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Considered one of Federico Fellini's true masterpieces I Vitelloni tells the story of a group of young men living in a provincial coastal town somewhere in Italy. Unemployed, often without any money but full of dreams we follow Moraldo (Franco Interlenghi), Alberto (Alberto Sordi), Fausto (Franco Fabrizi), Leopoldo (Leopoldo Trieste), and Riccardo (Riccardo Fellini) through their daily struggles to find a meaning for their spinning out of control lives. But how can these young men who still live at home with their mothers outgrow the small town mentality they carry in their hearts? Fausto, the leader of the group, has just gotten in trouble for getting a girl from a notable family pregnant, Leopoldo, an aspiring young writer who has never ending arguments with his mother is slowly but surely getting tired from the village he is a part of, and Moraldo the voice of reason among all the other men is also growing more and more weary of the monotonous life the tiny village has to offer.
Preceding the Maestro's grandiose La Dolce Vita (1960), 8 ½ (1963), and La Strada (1954), the films that made Federico Fellini one of the icons in Italian Neo-Realism, I Vitelloni's is a near-documentary feature partially based on recollections from his youthful years in Rimini, Italy. Filled with poetic imagery and the long continuous camera shots that made Fellini such a renowned name I Vitelloni is very much a character study of five men and their struggles within the dated environment of their provincial town. As much as I Vitelloni is a poetic film where emotions often run rampant the film is also very much a sober look at Italy and the social problems the country faced in the early 1950s. The dilapidated poorly lit streets, the wrinkled faces of working men, even the somewhat surreal ocean line very much create a believable portrait of a society in transition.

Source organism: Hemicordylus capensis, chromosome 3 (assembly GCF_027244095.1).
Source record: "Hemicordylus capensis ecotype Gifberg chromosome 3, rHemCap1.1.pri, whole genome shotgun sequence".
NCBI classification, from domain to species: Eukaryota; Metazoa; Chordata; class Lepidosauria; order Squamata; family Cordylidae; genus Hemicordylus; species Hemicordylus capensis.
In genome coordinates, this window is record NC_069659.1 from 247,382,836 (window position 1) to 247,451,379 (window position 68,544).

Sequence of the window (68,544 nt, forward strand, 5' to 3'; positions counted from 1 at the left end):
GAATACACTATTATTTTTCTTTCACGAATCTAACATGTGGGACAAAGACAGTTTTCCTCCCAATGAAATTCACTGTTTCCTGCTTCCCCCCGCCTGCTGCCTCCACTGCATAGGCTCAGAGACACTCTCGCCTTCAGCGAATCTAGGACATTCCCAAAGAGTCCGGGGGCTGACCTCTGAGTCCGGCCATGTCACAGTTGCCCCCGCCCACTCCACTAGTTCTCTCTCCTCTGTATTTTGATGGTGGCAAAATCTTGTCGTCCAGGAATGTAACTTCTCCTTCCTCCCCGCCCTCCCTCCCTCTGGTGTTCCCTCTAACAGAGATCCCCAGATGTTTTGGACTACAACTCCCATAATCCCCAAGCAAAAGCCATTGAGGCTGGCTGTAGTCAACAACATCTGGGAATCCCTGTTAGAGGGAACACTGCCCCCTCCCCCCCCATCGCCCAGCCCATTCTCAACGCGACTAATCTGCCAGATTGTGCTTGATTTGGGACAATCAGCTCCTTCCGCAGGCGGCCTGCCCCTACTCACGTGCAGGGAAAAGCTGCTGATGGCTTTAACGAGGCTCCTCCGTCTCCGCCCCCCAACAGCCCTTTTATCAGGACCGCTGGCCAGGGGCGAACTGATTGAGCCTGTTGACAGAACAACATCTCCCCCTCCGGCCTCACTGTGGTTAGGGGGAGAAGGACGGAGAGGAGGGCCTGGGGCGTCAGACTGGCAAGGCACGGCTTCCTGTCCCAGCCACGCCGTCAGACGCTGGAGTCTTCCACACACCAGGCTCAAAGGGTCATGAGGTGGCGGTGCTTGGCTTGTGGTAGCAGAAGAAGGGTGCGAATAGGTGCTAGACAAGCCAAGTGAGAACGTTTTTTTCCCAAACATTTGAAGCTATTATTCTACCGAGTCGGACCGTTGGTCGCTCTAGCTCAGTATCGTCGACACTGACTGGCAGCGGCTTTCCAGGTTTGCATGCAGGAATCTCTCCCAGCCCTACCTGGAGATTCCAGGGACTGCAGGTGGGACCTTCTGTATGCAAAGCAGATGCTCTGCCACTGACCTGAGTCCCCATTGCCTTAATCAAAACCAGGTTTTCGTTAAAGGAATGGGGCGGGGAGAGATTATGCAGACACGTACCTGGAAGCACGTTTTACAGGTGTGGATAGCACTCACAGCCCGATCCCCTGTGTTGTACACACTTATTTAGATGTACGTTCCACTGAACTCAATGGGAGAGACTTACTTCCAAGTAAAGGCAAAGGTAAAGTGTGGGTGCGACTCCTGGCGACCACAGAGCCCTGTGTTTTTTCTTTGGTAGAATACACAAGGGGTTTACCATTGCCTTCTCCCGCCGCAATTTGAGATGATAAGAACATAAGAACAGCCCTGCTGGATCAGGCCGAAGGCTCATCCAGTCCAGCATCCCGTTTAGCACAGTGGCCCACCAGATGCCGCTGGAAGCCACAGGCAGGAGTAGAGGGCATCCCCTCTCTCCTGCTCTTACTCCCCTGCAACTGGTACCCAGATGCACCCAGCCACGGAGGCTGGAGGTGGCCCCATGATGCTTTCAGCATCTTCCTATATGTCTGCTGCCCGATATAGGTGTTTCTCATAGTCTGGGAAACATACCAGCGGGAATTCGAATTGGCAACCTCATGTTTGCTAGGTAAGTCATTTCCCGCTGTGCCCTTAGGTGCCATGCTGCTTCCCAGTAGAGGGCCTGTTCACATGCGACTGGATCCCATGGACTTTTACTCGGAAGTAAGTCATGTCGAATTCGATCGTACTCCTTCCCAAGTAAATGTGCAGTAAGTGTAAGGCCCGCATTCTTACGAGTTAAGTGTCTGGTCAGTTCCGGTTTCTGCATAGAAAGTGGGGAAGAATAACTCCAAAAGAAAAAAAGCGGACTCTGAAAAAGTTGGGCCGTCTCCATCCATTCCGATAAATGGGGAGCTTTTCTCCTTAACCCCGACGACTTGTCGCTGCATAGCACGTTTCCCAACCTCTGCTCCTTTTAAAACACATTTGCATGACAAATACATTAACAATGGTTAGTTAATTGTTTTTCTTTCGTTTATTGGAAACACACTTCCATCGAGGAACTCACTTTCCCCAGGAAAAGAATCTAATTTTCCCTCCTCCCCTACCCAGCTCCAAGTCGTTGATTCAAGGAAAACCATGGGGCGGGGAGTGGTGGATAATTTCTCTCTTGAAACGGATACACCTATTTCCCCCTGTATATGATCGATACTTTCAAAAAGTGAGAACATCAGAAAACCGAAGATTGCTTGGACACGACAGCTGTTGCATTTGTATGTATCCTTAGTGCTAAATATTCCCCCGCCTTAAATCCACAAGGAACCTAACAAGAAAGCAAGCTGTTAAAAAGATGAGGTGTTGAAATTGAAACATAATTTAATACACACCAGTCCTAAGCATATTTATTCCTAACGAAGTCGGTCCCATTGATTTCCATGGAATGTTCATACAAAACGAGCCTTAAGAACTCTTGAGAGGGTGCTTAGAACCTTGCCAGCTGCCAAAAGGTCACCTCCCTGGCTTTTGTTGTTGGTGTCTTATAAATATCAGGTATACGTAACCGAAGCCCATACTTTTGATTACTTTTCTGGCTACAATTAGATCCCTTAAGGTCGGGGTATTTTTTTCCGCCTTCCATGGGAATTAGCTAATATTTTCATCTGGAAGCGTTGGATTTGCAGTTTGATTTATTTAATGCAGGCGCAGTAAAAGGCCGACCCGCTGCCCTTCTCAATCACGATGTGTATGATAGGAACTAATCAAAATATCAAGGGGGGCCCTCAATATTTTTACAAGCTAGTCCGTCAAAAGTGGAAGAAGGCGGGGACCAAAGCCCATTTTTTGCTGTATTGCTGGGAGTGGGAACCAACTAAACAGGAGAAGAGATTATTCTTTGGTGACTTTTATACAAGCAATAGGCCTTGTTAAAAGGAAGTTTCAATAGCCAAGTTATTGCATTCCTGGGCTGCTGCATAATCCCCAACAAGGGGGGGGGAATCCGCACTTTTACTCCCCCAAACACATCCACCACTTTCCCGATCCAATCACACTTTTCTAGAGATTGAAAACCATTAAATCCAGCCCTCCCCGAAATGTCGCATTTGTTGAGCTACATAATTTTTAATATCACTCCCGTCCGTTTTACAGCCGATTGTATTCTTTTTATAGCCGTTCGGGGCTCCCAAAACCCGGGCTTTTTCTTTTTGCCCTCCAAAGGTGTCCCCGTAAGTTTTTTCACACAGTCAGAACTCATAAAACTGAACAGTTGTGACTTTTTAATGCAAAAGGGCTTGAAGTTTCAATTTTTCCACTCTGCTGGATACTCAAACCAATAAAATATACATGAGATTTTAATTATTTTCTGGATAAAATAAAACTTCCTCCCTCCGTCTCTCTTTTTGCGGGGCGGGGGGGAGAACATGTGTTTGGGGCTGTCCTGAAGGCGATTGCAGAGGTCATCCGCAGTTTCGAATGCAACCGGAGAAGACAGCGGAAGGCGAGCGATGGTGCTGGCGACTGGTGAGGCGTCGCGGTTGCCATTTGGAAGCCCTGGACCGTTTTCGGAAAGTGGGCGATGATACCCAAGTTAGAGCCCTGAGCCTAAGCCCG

By all means however I Vitelloni is an amazingly looking aesthetic film. Its almost uncanny depth in terms of composition and narrative structure place the film among Fellini's best. Under the façade of a story that many might perceive as a simple tale of friendship Fellini delivers a realistic social analysis of Italy unlike you will see in any of his later pictures. The quiet and peaceful environment where the young men live is indeed the perfect setting for the underlying social overtones Fellini will later on regularly sneak in his films.
What separates I Vitelloni from everything else the Maestro had filmed prior to its release in 1953 is the strikingly mature approach of a director that has captured the essence of a certainly uneasy era from Italy's political and social life. Even nowadays I Vitelloni hardly feels like a dated film. The characters and the intimate manner in which their struggles are portrayed, the subtle framing of the narrative, even the laughable jokes that are often told by the friends are a true testament for the talent of a director that knew how to film what he wanted to express and more importantly was able to convey the spirit of the times he was a part of.
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